Creative changes are harder to observe than destructive ones, since it is easier to observe a present irregularity and look for its origin in the past (the action of a destructive force) than to look at something that looks regular now and imagine that sometime in the past it was irregular. Therefore, the only way to observe such creative processes is by noting an irregularity in some old text, which has somehow become regular in the present. This difficulty gave rise to the widespread idea among 19th century experts that language was only decaying. Although linguists have finally managed to observe some creative phenomena, these are not enough to compensate for the erosion that is evident in languages. Maybe written language and the existence of formal "grammar" and "ortography" are hindering or at least slowing down the creative processes. Linguists still do not know if this situation will lead us to a frightening erosion of meaning and structure in language (for example almost all noun cases existing in Proto-Indo-European, Latin and some Germanic languages are disappearing). Personally, I do not believe language will deteriorate to that point, since the very function of language (communicating meanings between individuals) would be threatened. Therefore, maybe we will reach some critical point and afterwards there will be a Cambric explosion of meaning and structure, it's a pity we will probably not witness this.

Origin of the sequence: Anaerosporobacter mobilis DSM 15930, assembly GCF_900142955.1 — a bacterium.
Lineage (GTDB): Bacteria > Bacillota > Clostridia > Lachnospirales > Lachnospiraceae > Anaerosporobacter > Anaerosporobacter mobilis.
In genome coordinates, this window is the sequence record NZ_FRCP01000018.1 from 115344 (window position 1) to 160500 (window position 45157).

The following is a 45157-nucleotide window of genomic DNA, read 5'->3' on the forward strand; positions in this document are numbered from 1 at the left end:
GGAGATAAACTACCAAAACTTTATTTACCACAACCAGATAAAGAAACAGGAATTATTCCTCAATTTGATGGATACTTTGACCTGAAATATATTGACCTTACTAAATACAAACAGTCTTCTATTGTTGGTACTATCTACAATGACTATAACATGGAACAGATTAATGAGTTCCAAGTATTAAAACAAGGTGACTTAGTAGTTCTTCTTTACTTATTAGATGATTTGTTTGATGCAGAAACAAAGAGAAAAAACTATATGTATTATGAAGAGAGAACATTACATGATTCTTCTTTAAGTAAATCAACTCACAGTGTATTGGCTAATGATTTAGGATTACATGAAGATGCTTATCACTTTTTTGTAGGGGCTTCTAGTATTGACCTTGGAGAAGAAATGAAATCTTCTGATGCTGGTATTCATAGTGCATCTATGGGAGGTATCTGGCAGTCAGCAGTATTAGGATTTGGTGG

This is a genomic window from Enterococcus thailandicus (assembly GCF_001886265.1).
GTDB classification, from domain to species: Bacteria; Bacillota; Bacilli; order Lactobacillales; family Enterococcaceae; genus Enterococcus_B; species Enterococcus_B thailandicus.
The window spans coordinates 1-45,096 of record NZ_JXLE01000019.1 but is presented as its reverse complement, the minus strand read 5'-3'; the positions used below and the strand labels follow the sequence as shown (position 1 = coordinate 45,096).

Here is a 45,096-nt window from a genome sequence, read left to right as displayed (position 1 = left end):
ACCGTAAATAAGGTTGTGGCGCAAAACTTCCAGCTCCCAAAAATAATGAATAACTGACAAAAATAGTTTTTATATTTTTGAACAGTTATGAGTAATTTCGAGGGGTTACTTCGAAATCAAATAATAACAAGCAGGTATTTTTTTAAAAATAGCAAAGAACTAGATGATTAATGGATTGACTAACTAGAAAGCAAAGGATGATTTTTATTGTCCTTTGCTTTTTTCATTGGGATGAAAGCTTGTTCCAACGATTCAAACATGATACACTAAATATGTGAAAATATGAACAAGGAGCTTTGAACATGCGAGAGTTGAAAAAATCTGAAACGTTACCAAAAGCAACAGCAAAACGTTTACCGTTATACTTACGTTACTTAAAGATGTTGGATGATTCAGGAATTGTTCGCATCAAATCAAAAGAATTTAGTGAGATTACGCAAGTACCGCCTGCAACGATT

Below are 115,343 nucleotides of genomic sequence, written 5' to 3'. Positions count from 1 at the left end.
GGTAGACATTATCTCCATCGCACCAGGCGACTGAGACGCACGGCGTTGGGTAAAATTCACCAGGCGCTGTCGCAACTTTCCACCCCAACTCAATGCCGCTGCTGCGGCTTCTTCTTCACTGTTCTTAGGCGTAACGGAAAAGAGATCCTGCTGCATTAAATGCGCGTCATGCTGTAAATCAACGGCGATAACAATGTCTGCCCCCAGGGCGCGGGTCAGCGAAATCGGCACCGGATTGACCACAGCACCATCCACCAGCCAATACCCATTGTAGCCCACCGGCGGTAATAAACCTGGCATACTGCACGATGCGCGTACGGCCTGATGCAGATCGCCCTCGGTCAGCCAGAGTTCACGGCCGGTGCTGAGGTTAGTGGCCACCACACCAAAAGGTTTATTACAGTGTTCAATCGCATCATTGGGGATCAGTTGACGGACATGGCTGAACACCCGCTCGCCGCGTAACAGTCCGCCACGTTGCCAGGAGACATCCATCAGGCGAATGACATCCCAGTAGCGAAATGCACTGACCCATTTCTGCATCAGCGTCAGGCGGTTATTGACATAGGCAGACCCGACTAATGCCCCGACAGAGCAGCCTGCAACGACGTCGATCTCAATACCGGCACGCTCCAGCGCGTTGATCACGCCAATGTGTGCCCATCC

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on May 19, 2017
Wonderful and engaging book for those with an interest in Linguistics and no formal background in the topic.
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on March 11, 2011
This is a great book. For someone who doesn't have any formal education in language evolution but this book explains beautifully the evolution of even the hardest of the languages.
My favorite chapter is Chapter 5, in which a linguist explains how the chaos can create new and beautiful structures.
The only mistake, which I can forgive thanks to the quality of the rest of the book, is that the author repeats himself many times and it can get a bit tedious. Also, there are a couple of places in the book where you cannot discern what's the case the author is arguing for. Mainly at the end of the book.

Finally, a nitpick. As a spanish-speaker native, I'm a bit disapointed that spanish wasn't more used as an example through the book. This is the case, though, probably because French has most of the characteristics of spanish and even more quirks. One thing I would like for him to have explained, nevertheless, is the rise of the "Ser/Estar" verbs, which, at least in my limited experience, is not a common distinction.

But don't get discouraged by this nitpicking. Buy. This. Book.
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on August 19, 2016
Mr. Deutscher's book is beautifully written, presents very convincing evidence of the "Unfolding of Language', has very entertaining examples, and has changed my mind about the life of language. I can unequivocally recommend the book to anyone with the slightest interest in language. It should be required reading at least at the college level and, better, in high school.
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on May 5, 2014
This book was my first serious exploration of Linguistics after being introduced to the discipline in Anthropology class. It is clearly written and easy to follow. If it gets technical that is because the current topic is a complicated one and the author wants to be clear. I would recommend this book to anyone with an interest in learning how language came about, and how it changes over time. A must-have for any student of Linguistics.
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on May 14, 2017
I truly enjoyed it !